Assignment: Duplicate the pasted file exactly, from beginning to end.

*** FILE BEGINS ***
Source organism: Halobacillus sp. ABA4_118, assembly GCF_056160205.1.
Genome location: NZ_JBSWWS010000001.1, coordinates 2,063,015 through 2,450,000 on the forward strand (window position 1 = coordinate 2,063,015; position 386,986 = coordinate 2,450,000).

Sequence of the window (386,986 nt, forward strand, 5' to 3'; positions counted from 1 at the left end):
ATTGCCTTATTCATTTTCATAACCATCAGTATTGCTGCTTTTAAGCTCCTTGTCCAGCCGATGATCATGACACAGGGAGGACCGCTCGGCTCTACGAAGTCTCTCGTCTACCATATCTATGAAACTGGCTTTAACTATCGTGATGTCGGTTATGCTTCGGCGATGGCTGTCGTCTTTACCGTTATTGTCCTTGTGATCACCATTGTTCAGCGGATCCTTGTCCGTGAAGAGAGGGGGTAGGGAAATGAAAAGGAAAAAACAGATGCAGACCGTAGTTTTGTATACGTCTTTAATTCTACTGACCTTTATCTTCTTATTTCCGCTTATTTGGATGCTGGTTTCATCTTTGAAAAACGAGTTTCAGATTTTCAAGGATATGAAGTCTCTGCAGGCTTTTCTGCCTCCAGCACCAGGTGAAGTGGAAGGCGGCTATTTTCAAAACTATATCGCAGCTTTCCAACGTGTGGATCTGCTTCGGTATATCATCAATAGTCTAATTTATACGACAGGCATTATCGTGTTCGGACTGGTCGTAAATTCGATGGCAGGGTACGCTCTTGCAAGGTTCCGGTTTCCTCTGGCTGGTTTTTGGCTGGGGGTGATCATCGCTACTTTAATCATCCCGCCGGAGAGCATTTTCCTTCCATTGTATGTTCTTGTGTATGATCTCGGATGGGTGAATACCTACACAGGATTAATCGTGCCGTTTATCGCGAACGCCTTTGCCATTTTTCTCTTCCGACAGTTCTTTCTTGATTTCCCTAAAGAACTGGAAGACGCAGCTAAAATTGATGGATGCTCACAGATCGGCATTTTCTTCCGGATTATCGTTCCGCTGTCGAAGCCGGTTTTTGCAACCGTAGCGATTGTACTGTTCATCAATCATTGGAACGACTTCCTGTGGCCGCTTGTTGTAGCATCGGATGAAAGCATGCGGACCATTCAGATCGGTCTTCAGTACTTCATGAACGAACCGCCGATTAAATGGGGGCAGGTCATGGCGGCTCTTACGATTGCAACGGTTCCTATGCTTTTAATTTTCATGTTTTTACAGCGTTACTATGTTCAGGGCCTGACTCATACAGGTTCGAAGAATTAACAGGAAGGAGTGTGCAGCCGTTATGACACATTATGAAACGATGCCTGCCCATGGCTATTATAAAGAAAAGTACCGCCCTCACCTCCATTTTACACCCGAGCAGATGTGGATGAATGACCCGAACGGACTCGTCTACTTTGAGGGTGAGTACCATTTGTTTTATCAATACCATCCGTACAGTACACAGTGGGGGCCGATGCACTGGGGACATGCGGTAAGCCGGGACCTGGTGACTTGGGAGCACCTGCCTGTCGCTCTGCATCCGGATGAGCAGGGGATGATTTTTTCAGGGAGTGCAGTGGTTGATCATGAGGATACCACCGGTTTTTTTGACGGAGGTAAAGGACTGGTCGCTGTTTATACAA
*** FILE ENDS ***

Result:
Source organism: Halobacillus sp. ABA4_118, assembly GCF_056160205.1.
Genome location: NZ_JBSWWS010000001.1, coordinates 2,063,015 through 2,450,000 on the forward strand (window position 1 = coordinate 2,063,015; position 386,986 = coordinate 2,450,000).

Sequence of the window (386,986 nt, forward strand, 5' to 3'; positions counted from 1 at the left end):
ATTGCCTTATTCATTTTCATAACCATCAGTATTGCTGCTTTTAAGCTCCTTGTCCAGCCGATGATCATGACACAGGGAGGACCGCTCGGCTCTACGAAGTCTCTCGTCTACCATATCTATGAAACTGGCTTTAACTATCGTGATGTCGGTTATGCTTCGGCGATGGCTGTCGTCTTTACCGTTATTGTCCTTGTGATCACCATTGTTCAGCGGATCCTTGTCCGTGAAGAGAGGGGGTAGGGAAATGAAAAGGAAAAAACAGATGCAGACCGTAGTTTTGTATACGTCTTTAATTCTACTGACCTTTATCTTCTTATTTCCGCTTATTTGGATGCTGGTTTCATCTTTGAAAAACGAGTTTCAGATTTTCAAGGATATGAAGTCTCTGCAGGCTTTTCTGCCTCCAGCACCAGGTGAAGTGGAAGGCGGCTATTTTCAAAACTATATCGCAGCTTTCCAACGTGTGGATCTGCTTCGGTATATCATCAATAGTCTAATTTATACGACAGGCATTATCGTGTTCGGACTGGTCGTAAATTCGATGGCAGGGTACGCTCTTGCAAGGTTCCGGTTTCCTCTGGCTGGTTTTTGGCTGGGGGTGATCATCGCTACTTTAATCATCCCGCCGGAGAGCATTTTCCTTCCATTGTATGTTCTTGTGTATGATCTCGGATGGGTGAATACCTACACAGGATTAATCGTGCCGTTTATCGCGAACGCCTTTGCCATTTTTCTCTTCCGACAGTTCTTTCTTGATTTCCCTAAAGAACTGGAAGACGCAGCTAAAATTGATGGATGCTCACAGATCGGCATTTTCTTCCGGATTATCGTTCCGCTGTCGAAGCCGGTTTTTGCAACCGTAGCGATTGTACTGTTCATCAATCATTGGAACGACTTCCTGTGGCCGCTTGTTGTAGCATCGGATGAAAGCATGCGGACCATTCAGATCGGTCTTCAGTACTTCATGAACGAACCGCCGATTAAATGGGGGCAGGTCATGGCGGCTCTTACGATTGCAACGGTTCCTATGCTTTTAATTTTCATGTTTTTACAGCGTTACTATGTTCAGGGCCTGACTCATACAGGTTCGAAGAATTAACAGGAAGGAGTGTGCAGCCGTTATGACACATTATGAAACGATGCCTGCCCATGGCTATTATAAAGAAAAGTACCGCCCTCACCTCCATTTTACACCCGAGCAGATGTGGATGAATGACCCGAACGGACTCGTCTACTTTGAGGGTGAGTACCATTTGTTTTATCAATACCATCCGTACAGTACACAGTGGGGGCCGATGCACTGGGGACATGCGGTAAGCCGGGACCTGGTGACTTGGGAGCACCTGCCTGTCGCTCTGCATCCGGATGAGCAGGGGATGATTTTTTCAGGGAGTGCAGTGGTTGATCATGAGGATACCACCGGTTTTTTTGACGGAGGTAAAGGACTGGTCGCTGTTTATACAA